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EJOTMAS: Ekpoma Journal of Theatre and Media Arts

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Satirical drama, political corruption and development implications for Nigeria: a reflection on Ola Rotimi’s Our husband has gone mad again

Emmanuel Jegede

Abstract


Since the departure of the colonialists from the Nigerian shores, the elite have been in control of political powers in Nigeria. The corrupt tendencies of this select few, which come in various forms, have in no small measure, primarily been the key factors hampering national development and creating a gloomy atmosphere of insecurity and despair. African writers generally, according to Ngugi wa Thiong’o in Oha (2008), are “sensitive needles” that record the tensions and conflicts in their ever changing societies. Many African dramatists especially those that wrote after colonialism, have recorded the existence of different acts of corruption among the educated elite in positions of authority. Many Nigerians thought that independence would bring a state of transformation but the reverse was the case as the situation has grown perennially worse. It is in view of the above that this article examines the cankerworm as it is captured in Ola Rotimi’s Our Husband has Gone Mad Again (1997) with its attendant implications for national security and development. The paper exposes how the issue of corruption, among other things, is treated with humour and disdain in the text and subsequently explicates how corruption has generally been the bane of Africa’s underdevelopment. It submits that as the nation undergoes another transition period, there is need for caution on the part of the populace about the crop of people they elect as leaders because every citizen has a role to play in the crusade against corruption in Nigeria, if national security is to be guaranteed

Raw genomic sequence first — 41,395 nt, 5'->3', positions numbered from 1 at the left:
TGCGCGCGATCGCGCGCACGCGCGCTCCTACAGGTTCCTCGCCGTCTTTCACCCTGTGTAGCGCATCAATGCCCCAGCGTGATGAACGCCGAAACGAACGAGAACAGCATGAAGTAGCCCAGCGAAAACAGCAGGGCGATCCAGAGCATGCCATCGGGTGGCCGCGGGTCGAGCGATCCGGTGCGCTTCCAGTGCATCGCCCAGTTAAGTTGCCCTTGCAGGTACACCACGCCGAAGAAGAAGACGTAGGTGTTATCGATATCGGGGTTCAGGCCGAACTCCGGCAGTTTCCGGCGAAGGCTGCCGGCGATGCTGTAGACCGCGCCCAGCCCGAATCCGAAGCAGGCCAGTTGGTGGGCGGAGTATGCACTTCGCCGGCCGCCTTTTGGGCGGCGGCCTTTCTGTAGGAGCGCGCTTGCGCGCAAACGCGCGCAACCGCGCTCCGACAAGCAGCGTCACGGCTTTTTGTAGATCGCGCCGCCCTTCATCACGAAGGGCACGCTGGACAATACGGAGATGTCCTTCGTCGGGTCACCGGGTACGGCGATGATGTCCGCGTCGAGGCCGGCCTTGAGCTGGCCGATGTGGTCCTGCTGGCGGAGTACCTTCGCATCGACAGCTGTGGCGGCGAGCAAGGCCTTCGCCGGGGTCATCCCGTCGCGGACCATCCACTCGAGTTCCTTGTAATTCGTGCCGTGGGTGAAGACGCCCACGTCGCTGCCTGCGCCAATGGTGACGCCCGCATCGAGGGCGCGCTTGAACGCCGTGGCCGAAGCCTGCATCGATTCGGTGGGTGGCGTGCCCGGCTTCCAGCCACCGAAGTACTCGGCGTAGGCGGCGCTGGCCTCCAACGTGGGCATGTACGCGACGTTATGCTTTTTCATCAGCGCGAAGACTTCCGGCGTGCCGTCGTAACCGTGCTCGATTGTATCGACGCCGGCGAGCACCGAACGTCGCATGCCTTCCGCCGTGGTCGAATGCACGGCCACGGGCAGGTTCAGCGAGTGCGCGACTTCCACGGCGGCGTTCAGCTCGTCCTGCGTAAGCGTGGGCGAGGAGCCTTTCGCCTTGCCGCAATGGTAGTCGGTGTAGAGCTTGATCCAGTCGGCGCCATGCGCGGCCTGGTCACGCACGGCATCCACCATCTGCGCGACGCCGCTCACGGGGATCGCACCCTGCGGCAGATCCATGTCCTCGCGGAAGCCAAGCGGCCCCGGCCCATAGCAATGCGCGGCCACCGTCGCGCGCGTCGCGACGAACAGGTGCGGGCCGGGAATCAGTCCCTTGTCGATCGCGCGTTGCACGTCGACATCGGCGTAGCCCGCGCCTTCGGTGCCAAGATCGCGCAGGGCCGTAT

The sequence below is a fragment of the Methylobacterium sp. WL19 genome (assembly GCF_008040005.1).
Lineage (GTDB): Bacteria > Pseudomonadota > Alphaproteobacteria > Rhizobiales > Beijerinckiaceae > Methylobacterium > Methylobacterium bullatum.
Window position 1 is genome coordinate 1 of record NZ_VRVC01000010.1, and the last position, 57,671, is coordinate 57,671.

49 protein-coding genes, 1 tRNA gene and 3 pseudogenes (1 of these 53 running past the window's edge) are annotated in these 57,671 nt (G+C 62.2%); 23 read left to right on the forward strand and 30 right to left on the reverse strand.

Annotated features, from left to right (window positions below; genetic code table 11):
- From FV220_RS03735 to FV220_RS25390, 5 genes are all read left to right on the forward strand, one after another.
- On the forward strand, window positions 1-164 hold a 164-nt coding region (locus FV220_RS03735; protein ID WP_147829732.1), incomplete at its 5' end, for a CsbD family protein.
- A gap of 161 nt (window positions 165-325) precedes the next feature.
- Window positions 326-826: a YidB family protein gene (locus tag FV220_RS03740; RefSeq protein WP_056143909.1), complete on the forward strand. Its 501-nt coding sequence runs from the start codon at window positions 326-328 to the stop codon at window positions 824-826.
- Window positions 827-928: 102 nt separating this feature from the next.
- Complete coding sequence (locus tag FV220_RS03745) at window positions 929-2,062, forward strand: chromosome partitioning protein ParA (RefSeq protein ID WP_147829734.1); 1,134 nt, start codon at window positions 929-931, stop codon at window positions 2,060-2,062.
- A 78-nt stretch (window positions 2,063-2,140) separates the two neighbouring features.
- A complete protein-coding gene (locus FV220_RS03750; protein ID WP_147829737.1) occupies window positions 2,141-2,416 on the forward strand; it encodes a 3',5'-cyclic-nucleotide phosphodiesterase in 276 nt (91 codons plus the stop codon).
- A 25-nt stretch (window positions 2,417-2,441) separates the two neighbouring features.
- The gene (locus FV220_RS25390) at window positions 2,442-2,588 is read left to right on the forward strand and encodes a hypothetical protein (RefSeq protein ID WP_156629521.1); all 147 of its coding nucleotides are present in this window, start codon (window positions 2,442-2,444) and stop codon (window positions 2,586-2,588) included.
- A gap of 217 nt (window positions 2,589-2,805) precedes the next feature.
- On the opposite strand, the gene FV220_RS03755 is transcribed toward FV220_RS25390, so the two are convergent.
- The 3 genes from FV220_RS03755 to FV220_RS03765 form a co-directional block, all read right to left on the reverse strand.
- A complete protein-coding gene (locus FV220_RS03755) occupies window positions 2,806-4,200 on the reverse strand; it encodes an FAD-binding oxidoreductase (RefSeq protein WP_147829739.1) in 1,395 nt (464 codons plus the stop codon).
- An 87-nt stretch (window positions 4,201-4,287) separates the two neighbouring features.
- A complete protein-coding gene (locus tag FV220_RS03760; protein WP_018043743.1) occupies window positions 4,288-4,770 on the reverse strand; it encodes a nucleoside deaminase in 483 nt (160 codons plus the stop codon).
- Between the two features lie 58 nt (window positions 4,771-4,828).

Keywords: Drama, Corruption, Power, Politics, National development




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